Dehydrating the Narrative

I think of my seven/fourteen tweet pieces and those of my colleagues in Chimera Group such as George Szirtes or James Knight, or the tweet series of Jeff Noon, or his group Echovirus12, not so much as prose poems as dehydrated narratives.

Yes, the regularity of more-or-less 140 characters, plus the limitations of X numbers of pieces, acts as a poetic constraint. But the temptation to play with story is as great. We are so familiar with narrative and its genre structures that a hint of the appropriate texture is enough for the boiling liquid of the reader’s imagination to be added. This leaves space to reconfigure and play without leaving the compressed zone of the poem, where that heightened attention to language can operate.

This is significantly other than the sort of nouvelle cuisine (remember that?) of some forms of short short fiction, or the high art reclamations of, say, SciFi by literary giants, in that the created object, if reconstituted in its entirety, would still be recognisably ersatz. In fact, it is the wobble, the cheese, the pulpiness or B-movie-ness, in short, the Secondariness, that I at least am aiming for at all. (The others may wish to demur at this point.)

The idea that the facsimile is the proper goal is already obvious in both parody and pastiche, but behind both these lies the concept of the imitation as both the apprentice’s task and, in Platonism, all that any artist can achieve: the copy of the copy of the ideal.

Of course, implicit in such thinking is the role of the ideal within any artistic field, the ‘masterpiece’ which must be produced by the ‘genius’. That which in any guild or trade was simply an act of sufficient mastery, the masterpiece, displaying – alongside the payment of enough cash to the correct parties – competence to practise, is fetishised beyond access by all but the primary ones, those whose faces beam at us with cyclical recurrence from the front pages of literary supplements and magazines.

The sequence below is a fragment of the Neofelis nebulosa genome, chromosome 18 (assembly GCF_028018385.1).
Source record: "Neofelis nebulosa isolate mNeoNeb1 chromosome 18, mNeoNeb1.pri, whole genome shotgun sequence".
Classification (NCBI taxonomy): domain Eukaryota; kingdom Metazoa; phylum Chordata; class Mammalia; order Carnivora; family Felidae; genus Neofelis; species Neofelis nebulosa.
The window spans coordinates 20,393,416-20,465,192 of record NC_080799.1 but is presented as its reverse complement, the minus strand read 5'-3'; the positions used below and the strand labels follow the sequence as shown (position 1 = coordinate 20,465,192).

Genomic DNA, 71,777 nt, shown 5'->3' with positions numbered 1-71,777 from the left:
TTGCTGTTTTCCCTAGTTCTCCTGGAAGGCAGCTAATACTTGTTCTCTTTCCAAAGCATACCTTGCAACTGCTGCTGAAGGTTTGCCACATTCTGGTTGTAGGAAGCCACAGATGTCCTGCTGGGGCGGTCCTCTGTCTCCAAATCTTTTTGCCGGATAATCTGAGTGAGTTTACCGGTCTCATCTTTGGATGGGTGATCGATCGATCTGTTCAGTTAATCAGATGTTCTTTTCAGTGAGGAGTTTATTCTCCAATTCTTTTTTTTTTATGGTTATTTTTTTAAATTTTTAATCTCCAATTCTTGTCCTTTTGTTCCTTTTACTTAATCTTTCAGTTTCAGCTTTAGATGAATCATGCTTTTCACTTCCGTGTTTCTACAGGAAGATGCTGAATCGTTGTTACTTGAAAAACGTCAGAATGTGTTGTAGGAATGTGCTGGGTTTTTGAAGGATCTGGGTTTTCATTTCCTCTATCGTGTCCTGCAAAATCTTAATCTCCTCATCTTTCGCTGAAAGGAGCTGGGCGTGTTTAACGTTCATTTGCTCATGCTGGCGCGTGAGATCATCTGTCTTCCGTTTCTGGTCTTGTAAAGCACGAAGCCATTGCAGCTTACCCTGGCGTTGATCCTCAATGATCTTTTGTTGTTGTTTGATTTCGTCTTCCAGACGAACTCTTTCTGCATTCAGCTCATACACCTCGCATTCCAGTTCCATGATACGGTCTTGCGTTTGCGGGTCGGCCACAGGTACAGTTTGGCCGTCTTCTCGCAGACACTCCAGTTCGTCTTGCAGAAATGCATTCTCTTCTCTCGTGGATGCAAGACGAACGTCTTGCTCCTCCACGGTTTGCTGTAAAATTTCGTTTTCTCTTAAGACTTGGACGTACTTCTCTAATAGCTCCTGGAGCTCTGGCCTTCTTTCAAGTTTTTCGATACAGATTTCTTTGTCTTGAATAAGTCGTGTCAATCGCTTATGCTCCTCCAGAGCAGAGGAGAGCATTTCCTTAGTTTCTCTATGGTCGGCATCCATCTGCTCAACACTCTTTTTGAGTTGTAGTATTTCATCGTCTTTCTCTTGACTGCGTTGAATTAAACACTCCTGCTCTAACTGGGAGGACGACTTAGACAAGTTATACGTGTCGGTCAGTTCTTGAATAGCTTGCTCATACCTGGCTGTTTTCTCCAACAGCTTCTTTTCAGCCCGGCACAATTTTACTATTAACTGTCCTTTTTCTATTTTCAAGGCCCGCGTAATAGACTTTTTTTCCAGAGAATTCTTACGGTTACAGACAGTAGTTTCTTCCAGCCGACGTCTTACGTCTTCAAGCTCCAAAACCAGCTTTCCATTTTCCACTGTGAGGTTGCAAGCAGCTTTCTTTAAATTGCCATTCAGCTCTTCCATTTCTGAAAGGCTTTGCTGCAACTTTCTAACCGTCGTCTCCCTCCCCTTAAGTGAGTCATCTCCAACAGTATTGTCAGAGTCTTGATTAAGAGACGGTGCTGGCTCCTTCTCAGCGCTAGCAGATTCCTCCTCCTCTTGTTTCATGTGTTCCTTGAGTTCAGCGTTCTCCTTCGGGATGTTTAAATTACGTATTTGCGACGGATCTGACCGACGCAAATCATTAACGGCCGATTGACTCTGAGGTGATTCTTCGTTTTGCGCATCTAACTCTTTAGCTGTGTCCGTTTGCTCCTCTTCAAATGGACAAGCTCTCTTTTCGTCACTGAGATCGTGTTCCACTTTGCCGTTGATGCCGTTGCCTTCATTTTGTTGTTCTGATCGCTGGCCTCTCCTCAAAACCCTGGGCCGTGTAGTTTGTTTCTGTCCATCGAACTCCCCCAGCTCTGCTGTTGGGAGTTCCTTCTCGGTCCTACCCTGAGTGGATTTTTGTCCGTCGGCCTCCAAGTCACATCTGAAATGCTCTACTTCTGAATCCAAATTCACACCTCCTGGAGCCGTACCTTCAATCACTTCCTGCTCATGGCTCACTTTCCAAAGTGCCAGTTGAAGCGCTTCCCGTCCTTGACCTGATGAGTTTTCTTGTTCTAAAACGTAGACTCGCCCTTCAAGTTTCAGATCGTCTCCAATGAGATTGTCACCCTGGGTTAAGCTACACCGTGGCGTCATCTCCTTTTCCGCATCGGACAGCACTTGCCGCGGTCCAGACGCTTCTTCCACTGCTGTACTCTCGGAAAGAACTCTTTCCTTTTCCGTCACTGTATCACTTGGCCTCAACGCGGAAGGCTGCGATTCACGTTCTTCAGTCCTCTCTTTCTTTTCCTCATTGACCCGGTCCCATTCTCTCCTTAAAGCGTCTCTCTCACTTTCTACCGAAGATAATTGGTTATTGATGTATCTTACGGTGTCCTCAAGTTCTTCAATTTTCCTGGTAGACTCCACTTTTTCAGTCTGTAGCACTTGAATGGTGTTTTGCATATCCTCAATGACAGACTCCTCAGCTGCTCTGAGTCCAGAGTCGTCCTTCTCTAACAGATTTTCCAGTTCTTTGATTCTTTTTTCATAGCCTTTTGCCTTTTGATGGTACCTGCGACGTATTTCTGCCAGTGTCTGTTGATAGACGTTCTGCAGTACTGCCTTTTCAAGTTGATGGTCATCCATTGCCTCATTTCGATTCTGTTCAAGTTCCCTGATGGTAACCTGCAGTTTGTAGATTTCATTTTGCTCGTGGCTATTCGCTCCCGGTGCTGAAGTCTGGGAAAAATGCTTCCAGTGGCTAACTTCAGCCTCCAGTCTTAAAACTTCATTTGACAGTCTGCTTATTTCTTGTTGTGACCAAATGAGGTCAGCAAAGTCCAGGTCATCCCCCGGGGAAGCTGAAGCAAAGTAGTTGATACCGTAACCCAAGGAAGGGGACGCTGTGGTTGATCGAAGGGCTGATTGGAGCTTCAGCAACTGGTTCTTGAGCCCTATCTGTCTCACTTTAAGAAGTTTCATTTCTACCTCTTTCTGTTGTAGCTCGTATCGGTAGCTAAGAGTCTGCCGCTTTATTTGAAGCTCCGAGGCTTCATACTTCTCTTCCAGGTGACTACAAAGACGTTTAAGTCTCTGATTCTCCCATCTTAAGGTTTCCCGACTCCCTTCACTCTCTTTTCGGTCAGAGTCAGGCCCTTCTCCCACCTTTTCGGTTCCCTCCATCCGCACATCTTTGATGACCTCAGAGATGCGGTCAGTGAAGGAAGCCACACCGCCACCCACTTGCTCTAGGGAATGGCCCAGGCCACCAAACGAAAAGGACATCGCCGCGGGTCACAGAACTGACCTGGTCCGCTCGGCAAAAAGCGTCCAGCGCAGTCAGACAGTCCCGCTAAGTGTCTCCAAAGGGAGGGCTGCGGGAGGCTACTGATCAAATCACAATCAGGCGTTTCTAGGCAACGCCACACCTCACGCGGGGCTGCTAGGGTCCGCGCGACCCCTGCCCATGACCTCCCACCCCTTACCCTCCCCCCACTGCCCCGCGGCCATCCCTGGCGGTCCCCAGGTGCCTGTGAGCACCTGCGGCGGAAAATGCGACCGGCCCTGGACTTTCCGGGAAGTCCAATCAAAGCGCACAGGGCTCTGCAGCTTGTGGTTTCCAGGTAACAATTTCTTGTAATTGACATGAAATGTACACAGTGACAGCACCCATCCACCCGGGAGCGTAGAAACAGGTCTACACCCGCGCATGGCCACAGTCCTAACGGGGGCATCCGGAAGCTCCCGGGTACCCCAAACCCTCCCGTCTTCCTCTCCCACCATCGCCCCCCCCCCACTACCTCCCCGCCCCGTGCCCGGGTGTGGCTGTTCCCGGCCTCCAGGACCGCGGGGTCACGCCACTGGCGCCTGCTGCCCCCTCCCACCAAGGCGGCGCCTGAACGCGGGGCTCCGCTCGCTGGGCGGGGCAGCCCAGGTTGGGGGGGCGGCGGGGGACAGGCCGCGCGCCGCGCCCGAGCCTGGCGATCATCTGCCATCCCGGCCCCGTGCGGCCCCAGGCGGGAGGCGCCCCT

Of course, when these very faces work with genre elements, it is somehow to redeem them rather than to colonise, to perfect rather than to recycle or exploit. (And the familiar recurrence of their appearance guarantees cash or at least the status which sells advertising to the parent papers of those supplements, or attracts grants to those magazines.)

Similarly, the principle of the flawlessness of the text they produce is adhered to by all except the deconstructionist, whose attention is naturally drawn to the self-perpetuating structure which underpins its production. But that attention is itself governed by the same law of the facsimile – if the masterpiece can no longer be relied on to be of Biblical authority, then my hermeneutics must transfer to the critical processes which want to regard it in such a light, and so on, in strict recession.